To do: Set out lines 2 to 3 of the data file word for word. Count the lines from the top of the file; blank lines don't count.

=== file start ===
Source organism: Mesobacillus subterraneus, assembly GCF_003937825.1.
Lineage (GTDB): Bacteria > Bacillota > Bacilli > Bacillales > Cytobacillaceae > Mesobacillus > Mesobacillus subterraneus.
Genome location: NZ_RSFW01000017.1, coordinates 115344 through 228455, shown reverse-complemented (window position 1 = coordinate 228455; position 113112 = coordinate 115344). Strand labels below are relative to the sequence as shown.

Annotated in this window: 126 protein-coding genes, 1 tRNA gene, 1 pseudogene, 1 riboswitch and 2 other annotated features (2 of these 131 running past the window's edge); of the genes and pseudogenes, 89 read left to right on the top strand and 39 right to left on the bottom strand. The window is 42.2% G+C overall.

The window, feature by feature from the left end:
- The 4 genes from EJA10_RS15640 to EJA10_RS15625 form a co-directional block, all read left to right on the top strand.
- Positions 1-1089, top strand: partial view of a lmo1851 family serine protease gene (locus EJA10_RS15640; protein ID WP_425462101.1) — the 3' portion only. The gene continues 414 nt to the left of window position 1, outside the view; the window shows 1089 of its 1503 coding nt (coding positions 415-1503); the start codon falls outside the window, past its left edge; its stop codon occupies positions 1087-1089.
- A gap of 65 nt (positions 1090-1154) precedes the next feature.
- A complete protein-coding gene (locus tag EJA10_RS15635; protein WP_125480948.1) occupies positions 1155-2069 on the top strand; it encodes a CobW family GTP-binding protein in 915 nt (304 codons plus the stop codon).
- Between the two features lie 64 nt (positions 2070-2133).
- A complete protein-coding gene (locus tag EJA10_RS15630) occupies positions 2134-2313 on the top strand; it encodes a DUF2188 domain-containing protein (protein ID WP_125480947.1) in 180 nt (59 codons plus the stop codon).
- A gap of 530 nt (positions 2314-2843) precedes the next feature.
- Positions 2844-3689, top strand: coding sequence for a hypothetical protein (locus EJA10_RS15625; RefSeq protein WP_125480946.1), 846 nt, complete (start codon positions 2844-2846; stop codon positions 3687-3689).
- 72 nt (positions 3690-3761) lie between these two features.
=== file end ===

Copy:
Lineage (GTDB): Bacteria > Bacillota > Bacilli > Bacillales > Cytobacillaceae > Mesobacillus > Mesobacillus subterraneus.
Genome location: NZ_RSFW01000017.1, coordinates 115344 through 228455, shown reverse-complemented (window position 1 = coordinate 228455; position 113112 = coordinate 115344). Strand labels below are relative to the sequence as shown.